Wednesday, 17 May: FTSE indices started off Wednesday morning on the back foot, after fairly aggressive moves higher in the two trading sessions prior. The FTSE 100 was set to close -0.25%, as British Land and Hikma Pharmaceuticals were notable suspects weighing the primary index lower. The FTSE 100, however was still +0.92% for the week.
British Land(-3.34%) slipped lower despite beating consensus estimates for net asset value as analysts reported that the beat was very much baked in for the stock. The company reported resilience in its net asset value(NAV), falling only slightly by 0.4% to 915p from 919p a year previously as pre-tax profit on an underlying basis rose 7.4% to £390.0m. However, on a statutory basis pre-tax profit experienced a sharp reduction from £1.33bn a year before, to only £195.0m this year. The company disposed of a 50% stake in what is casually known as the “Cheesegrater” in London for £575m to be completed after the month end. Despite a successful disposal of the well-known building, worries are coming to the fore regarding a softening demand for Office and Retail space – facilitating further discounts to NAV.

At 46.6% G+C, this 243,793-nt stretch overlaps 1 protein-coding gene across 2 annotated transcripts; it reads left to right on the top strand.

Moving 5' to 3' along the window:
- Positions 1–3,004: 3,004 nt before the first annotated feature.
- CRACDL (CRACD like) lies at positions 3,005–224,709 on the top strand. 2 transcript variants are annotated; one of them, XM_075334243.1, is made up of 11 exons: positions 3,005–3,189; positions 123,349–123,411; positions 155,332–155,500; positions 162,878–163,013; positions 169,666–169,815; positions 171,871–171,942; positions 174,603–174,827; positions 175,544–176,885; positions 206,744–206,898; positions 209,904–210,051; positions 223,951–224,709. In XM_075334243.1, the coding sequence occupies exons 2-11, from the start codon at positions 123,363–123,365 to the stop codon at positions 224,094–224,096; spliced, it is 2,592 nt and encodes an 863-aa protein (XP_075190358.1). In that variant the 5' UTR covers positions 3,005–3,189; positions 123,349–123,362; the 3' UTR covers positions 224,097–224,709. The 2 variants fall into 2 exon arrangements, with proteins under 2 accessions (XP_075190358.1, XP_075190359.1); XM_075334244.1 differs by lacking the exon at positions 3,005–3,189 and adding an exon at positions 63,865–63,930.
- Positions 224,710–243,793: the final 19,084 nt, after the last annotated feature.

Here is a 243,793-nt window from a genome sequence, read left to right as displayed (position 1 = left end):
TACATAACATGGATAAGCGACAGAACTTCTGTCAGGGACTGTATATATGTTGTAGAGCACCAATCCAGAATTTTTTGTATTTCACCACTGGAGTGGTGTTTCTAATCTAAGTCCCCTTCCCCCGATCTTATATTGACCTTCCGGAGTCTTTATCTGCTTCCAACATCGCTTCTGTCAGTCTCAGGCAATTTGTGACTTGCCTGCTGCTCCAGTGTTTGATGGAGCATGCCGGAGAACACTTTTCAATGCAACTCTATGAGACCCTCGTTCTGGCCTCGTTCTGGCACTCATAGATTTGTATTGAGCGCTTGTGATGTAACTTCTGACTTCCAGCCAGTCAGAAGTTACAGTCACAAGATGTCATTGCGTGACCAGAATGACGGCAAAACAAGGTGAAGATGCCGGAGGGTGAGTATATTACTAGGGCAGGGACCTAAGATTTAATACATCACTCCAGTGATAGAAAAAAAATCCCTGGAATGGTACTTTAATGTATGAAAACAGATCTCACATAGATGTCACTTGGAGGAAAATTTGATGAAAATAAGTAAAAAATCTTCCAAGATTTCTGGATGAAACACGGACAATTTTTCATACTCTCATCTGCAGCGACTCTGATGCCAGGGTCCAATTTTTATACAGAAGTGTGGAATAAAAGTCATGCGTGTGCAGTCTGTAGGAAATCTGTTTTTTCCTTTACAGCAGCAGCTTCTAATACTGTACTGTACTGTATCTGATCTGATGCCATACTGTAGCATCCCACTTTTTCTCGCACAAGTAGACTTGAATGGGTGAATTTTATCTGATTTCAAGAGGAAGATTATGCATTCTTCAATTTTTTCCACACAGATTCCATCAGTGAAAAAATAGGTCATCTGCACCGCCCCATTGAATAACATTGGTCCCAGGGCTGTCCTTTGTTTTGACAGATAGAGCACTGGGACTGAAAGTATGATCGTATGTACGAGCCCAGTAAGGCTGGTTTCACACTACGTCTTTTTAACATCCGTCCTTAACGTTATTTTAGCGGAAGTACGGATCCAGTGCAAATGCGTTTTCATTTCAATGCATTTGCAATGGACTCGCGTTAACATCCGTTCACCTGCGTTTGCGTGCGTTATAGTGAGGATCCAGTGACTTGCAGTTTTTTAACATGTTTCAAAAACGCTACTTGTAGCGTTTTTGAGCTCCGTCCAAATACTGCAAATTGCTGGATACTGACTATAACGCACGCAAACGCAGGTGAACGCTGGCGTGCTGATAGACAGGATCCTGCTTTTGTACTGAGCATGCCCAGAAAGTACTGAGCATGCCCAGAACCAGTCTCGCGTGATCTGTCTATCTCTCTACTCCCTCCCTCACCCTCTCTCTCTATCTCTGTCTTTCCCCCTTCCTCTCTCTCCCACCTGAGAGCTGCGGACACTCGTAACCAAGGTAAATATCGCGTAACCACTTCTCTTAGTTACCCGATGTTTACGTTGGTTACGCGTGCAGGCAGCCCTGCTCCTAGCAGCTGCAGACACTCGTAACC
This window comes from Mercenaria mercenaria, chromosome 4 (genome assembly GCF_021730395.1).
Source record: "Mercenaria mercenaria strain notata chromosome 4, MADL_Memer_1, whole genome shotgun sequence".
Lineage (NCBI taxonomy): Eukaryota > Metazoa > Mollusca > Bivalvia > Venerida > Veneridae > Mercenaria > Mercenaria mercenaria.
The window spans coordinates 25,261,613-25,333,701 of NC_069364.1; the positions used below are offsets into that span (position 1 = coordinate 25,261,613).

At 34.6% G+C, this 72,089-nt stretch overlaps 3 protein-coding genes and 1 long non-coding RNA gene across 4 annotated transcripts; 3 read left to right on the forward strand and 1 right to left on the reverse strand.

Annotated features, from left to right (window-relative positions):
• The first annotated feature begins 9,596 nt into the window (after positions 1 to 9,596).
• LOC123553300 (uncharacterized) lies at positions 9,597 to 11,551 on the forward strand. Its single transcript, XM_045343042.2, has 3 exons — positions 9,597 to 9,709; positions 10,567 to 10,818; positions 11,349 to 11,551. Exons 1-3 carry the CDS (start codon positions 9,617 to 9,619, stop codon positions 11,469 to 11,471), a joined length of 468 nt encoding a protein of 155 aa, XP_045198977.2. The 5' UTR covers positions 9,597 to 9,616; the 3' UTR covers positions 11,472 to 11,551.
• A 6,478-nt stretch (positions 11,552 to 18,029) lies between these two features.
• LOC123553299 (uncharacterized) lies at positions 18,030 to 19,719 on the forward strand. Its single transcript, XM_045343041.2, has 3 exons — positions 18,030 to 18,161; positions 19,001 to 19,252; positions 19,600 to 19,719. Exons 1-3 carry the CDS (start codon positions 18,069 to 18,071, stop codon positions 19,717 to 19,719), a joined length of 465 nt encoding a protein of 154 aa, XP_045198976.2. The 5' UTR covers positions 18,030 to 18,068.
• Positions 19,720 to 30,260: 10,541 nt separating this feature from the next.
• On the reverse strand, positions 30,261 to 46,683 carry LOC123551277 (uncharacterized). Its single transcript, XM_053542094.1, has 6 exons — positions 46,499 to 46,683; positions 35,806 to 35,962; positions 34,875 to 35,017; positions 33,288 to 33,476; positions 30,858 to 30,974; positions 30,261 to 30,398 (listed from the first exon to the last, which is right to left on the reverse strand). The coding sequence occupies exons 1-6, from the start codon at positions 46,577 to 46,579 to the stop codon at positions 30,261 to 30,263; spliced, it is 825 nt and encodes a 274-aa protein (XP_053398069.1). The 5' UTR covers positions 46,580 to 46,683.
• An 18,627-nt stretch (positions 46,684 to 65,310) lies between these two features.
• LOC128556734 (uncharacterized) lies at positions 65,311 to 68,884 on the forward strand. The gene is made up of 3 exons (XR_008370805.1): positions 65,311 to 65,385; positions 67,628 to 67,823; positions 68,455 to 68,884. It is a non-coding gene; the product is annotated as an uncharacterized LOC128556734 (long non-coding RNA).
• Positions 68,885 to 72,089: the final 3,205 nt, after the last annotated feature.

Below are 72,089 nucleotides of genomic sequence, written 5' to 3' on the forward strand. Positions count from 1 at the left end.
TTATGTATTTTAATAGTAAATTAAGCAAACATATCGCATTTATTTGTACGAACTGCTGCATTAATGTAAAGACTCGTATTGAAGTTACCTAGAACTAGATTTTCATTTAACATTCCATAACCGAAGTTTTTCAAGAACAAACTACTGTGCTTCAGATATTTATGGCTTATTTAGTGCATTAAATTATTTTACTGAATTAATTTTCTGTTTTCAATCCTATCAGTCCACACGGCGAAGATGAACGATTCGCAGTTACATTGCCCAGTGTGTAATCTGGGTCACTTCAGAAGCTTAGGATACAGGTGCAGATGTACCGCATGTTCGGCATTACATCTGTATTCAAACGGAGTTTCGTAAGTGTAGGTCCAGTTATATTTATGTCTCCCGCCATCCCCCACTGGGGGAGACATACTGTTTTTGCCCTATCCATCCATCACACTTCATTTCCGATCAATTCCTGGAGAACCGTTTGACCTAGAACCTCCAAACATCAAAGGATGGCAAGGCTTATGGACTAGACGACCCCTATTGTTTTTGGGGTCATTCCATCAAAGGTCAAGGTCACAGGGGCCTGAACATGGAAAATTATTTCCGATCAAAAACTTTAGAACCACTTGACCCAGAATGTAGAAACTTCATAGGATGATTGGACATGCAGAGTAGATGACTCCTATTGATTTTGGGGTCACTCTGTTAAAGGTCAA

Hikma Pharmaceuticals(-3.17%) suffered at the hands of analysts at Jefferies after the drug company had its rating slashed from “Buy” to “Underperform”.
Further economic data for the U.K. showed that unemployment fell to more than a four-decade low in the first quarter of the year, but regular wages adjusted for inflation declined for the first time since 2014. Unemployment fell by 0.2% on the previous quarter to 4.6%, the lowest since mid-1975, as employment rose by 122,000, hitting the highest level on record. Preliminary data showed that the UK’s economy has already slowed sharply as consumers pared back spending. The response in currency markets proved to be fairly muted, as meagre wage growth and a potentially stabilising unemployment rate seems the base case for the near future.
Across Europe, indices were down as the FTSE 100 closed -0.25%, the CAC 40 -1.63% and the DAX -1.35%.
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